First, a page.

An easement is an interest in land allowing a person or the owner of a parcel of property access to another person’s land. For example, the owner of a parcel may grant the owner of another parcel the right to enter and remove timber. This type of easement may be either an easement in gross, also known as a personal easement, or an appurtenant easement.
Blackacre and Greenacre signify fictional parcels of property; according to the 'Lectric Law Library, these terms often are used when describing property law. Easements involve “dominant” and “servient” estates. The dominant estate is the parcel of property that benefits from the easement; the servient estate is the parcel of property subject to the easement.
Easements in gross often are referred to as personal easements. These easements do not “attach” to the land. An easement in gross, therefore, has no dominant estate, only a servient estate. The right granted by the easement in gross is held personally and extinguishes when the easement holder dies. A common example of an easement in gross are public utilities easements. A public utility may have the right to install electrical lines over a parcel of property. This easement is held by the public utility company; it is not attached to a dominant estate. According to the Virginia State Bar, courts do not favor easements in gross. If a question arises as to what type of easement is at issue, courts often construe the conflict in favor of an easement appurtenant.
Appurtenant easements “run” with the land. These easements can be transferred by deed or probate laws. The right to the easement benefits the dominant estate, not just the particular owner of that parcel of property. If the owner of Greenacre has an appurtenant easement and transfers his ownership to a new person, the easement remains with Greenacre, it does not stay with the old owner. If Blackacre is close to a main highway, the owner may allow owners of Greenacre to driver over Blackacre to access the main highway. An appurtenant easement is likely created in that scenario.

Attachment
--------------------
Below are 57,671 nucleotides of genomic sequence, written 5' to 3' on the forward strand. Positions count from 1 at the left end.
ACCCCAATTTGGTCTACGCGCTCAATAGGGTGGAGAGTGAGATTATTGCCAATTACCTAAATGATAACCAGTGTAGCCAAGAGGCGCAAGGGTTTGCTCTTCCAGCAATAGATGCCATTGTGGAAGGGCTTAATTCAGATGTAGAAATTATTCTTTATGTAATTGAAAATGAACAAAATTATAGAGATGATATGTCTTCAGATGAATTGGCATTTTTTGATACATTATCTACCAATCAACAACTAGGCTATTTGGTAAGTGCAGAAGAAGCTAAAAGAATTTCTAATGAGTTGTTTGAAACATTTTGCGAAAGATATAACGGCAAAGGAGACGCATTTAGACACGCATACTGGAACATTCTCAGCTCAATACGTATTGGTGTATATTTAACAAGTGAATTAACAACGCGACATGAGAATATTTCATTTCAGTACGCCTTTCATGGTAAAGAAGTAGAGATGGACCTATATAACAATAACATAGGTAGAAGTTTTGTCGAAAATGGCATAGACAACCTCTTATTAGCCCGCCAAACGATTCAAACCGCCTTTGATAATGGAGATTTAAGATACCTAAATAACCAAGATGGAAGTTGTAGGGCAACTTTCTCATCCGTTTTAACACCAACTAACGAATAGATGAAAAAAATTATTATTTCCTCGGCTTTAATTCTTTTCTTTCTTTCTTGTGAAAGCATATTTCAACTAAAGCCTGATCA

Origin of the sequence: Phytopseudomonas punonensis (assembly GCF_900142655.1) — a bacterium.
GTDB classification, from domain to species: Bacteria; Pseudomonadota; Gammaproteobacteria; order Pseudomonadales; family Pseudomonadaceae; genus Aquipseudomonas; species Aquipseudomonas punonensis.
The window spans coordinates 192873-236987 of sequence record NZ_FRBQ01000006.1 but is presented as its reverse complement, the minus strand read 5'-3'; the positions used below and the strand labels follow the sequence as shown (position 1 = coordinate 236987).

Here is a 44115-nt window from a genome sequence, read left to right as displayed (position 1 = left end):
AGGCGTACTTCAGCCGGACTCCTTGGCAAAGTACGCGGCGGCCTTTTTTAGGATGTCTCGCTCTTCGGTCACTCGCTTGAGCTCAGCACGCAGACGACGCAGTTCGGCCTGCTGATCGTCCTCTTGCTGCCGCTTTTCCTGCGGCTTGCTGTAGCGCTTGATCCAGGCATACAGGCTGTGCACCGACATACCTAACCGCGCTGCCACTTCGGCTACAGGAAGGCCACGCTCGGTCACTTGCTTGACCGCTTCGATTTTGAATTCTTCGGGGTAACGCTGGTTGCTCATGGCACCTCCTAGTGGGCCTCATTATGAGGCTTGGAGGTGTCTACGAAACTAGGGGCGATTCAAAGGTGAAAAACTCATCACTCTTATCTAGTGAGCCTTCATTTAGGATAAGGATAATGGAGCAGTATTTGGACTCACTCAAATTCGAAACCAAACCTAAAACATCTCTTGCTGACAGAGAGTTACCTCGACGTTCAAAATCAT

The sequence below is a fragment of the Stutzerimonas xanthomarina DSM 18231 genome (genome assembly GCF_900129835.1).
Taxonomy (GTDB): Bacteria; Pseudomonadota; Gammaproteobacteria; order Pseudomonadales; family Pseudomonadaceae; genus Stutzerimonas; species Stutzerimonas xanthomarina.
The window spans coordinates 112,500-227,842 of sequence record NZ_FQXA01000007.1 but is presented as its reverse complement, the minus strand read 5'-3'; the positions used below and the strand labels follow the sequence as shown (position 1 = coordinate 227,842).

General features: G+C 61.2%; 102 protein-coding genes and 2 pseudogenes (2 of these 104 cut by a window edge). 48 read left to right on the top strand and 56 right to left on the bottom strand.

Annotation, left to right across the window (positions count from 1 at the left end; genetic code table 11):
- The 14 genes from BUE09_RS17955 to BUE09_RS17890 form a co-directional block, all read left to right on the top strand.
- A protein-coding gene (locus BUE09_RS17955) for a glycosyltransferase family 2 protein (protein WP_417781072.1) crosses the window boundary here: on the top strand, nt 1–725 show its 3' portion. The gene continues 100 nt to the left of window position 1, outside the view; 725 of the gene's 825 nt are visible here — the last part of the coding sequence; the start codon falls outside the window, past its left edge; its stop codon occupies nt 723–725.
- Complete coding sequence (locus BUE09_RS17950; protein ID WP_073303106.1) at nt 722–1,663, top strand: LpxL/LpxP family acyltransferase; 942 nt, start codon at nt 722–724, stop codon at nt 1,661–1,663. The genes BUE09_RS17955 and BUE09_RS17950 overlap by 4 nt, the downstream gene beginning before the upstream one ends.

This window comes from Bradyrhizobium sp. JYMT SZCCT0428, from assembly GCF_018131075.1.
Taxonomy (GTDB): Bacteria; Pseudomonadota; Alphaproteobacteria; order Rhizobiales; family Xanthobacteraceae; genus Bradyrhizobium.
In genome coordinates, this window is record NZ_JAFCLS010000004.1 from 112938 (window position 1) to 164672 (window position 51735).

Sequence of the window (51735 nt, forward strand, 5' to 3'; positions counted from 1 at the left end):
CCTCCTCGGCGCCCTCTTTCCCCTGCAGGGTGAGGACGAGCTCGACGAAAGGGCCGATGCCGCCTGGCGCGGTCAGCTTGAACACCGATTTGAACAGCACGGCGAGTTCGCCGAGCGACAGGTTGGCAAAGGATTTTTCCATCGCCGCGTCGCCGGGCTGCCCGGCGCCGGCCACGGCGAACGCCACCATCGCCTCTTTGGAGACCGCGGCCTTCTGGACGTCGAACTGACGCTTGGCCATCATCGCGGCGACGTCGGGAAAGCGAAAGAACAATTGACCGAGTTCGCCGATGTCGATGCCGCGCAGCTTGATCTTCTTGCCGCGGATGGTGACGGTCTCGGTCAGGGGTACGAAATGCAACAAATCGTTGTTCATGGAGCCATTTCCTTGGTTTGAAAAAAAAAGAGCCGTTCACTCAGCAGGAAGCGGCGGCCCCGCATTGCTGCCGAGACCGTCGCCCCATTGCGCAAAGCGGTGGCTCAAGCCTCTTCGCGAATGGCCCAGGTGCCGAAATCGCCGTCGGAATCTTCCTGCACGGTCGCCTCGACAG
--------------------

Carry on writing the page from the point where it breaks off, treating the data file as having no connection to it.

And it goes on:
Creation of an Easement
Generally, easements are contractual. The owners negotiate the scope of the easement and price. Easements should be written, though in some cases an easement can arise by prescription or by necessity. If a Greenacre is completely landlocked and the other source of egress is through Blackacre, a court may declare that an easement by necessity has been created. In similar fashion, if one person commits some adverse act on the parcel of property for a long period of time, an easement by prescription may arise. State law dictates how a prescriptive easement arises; in general, the owner must know that someone is committing impermissible acts--such as removing timber without a right to do so--and let it continue to happen for a long period of time (10 years in Virginia).
- FindLaw: Easement Basics
- Virginia State Bar: Easements for Dummies; Stephen C. Gregory
- RealTown: Easement In Gross
- FindLaw: Necessity and Permissive Easements
- The 'Lectric Law Library: Blackacre
- City of Colonial Heights Department of Public Works. "Easements - What Is an Easement?," Page 2. Accessed March 11, 2020.
- Henderson County North Carolina. "Subdivision: Right-of-Way Frequently Asked Questions." Accessed March 11, 2020.
- Majr Resources. "What Is the Difference Between Easement & Right of Way?" Accessed March 11, 2020.
- Utah Department of Commerce. "Easements." Select "Is an Easement a Property Right?" Accessed March 11, 2020.
- Expert Law. "What Is an Easement - Easement Rights and Duties." Accessed March 11, 2020.
- Trulia. "Easements: Know Your Property Rights." Accessed March 11, 2020.
- New York State Attorney General. "FAQs About Real Estate." Accessed March 11, 2020.
- Florida's Title Insurance Company. "How To Read a Title Commitment." Accessed March 11, 2020.
- Brewer Offord & Pedersen LLP. "What Is This “Easement” Thing In My Preliminary Report?" Accessed March 11, 2020.
- California Department of Insurance. "Title Insurance - Introduction." Accessed March 11, 2020.
Based in Traverse City, Mich., George Lawrence has been writing professionally since 2009. His work primarily appears on various websites. An avid outdoorsman, Lawrence holds Bachelor of Arts degrees in both criminal justice and English from Michigan State University, as well as a Juris Doctor from the Thomas M. Cooley Law School, where he graduated with honors.